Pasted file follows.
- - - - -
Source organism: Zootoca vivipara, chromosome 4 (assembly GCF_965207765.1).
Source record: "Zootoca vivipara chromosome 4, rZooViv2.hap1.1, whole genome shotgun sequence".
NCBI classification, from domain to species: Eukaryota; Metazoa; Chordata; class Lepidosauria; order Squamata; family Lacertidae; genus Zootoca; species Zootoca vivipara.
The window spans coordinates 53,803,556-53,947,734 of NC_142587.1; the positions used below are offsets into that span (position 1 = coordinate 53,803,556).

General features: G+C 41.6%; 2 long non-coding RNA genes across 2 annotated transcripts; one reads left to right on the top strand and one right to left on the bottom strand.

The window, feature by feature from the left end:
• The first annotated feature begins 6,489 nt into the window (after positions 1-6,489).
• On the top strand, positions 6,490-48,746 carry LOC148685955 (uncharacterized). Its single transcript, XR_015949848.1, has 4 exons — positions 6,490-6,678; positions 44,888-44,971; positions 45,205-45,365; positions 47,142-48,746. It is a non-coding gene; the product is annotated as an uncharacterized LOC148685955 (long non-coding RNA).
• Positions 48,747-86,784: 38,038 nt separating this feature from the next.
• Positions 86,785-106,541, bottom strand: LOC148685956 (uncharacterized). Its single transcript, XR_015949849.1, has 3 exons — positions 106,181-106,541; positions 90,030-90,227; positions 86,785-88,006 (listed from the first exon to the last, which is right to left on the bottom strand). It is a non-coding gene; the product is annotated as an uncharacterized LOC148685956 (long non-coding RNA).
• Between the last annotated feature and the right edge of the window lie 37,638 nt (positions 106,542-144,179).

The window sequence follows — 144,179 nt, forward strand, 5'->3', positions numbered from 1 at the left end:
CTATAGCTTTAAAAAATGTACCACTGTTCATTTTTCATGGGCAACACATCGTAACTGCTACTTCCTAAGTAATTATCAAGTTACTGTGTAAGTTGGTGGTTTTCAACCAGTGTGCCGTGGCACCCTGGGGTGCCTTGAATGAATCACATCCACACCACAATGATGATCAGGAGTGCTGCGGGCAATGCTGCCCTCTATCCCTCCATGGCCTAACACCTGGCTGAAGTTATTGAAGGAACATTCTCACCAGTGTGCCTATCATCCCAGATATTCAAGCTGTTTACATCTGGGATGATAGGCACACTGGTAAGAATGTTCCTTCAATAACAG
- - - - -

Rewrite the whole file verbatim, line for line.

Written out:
Source organism: Zootoca vivipara, chromosome 4 (assembly GCF_965207765.1).
Source record: "Zootoca vivipara chromosome 4, rZooViv2.hap1.1, whole genome shotgun sequence".
NCBI classification, from domain to species: Eukaryota; Metazoa; Chordata; class Lepidosauria; order Squamata; family Lacertidae; genus Zootoca; species Zootoca vivipara.
The window spans coordinates 53,803,556-53,947,734 of NC_142587.1; the positions used below are offsets into that span (position 1 = coordinate 53,803,556).

General features: G+C 41.6%; 2 long non-coding RNA genes across 2 annotated transcripts; one reads left to right on the top strand and one right to left on the bottom strand.

The window, feature by feature from the left end:
• The first annotated feature begins 6,489 nt into the window (after positions 1-6,489).
• On the top strand, positions 6,490-48,746 carry LOC148685955 (uncharacterized). Its single transcript, XR_015949848.1, has 4 exons — positions 6,490-6,678; positions 44,888-44,971; positions 45,205-45,365; positions 47,142-48,746. It is a non-coding gene; the product is annotated as an uncharacterized LOC148685955 (long non-coding RNA).
• Positions 48,747-86,784: 38,038 nt separating this feature from the next.
• Positions 86,785-106,541, bottom strand: LOC148685956 (uncharacterized). Its single transcript, XR_015949849.1, has 3 exons — positions 106,181-106,541; positions 90,030-90,227; positions 86,785-88,006 (listed from the first exon to the last, which is right to left on the bottom strand). It is a non-coding gene; the product is annotated as an uncharacterized LOC148685956 (long non-coding RNA).
• Between the last annotated feature and the right edge of the window lie 37,638 nt (positions 106,542-144,179).

The window sequence follows — 144,179 nt, forward strand, 5'->3', positions numbered from 1 at the left end:
CTATAGCTTTAAAAAATGTACCACTGTTCATTTTTCATGGGCAACACATCGTAACTGCTACTTCCTAAGTAATTATCAAGTTACTGTGTAAGTTGGTGGTTTTCAACCAGTGTGCCGTGGCACCCTGGGGTGCCTTGAATGAATCACATCCACACCACAATGATGATCAGGAGTGCTGCGGGCAATGCTGCCCTCTATCCCTCCATGGCCTAACACCTGGCTGAAGTTATTGAAGGAACATTCTCACCAGTGTGCCTATCATCCCAGATATTCAAGCTGTTTACATCTGGGATGATAGGCACACTGGTAAGAATGTTCCTTCAATAACAG